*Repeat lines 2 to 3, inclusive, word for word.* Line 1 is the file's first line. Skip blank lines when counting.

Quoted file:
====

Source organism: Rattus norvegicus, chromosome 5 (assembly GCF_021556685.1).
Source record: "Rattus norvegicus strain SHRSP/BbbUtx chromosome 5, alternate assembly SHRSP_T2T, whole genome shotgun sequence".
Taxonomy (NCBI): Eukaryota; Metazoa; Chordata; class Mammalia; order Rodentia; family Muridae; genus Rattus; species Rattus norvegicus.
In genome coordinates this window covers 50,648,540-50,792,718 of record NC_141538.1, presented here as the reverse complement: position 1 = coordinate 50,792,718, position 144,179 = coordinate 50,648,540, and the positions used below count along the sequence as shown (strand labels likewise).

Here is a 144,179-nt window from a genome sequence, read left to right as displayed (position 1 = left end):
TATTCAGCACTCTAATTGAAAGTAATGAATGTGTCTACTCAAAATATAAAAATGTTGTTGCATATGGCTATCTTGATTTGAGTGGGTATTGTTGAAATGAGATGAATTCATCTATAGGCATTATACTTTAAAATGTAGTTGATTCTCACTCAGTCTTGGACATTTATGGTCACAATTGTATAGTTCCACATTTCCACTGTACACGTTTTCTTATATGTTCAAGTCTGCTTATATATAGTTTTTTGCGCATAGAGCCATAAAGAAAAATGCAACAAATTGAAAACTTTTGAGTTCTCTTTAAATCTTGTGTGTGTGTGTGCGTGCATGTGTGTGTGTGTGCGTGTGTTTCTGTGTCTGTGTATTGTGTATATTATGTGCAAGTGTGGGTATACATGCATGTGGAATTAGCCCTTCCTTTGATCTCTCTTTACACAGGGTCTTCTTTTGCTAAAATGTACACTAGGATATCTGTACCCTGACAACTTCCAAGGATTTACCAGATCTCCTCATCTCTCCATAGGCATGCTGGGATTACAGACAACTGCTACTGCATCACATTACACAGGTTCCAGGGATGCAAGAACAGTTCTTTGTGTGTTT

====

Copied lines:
Source record: "Rattus norvegicus strain SHRSP/BbbUtx chromosome 5, alternate assembly SHRSP_T2T, whole genome shotgun sequence".
Taxonomy (NCBI): Eukaryota; Metazoa; Chordata; class Mammalia; order Rodentia; family Muridae; genus Rattus; species Rattus norvegicus.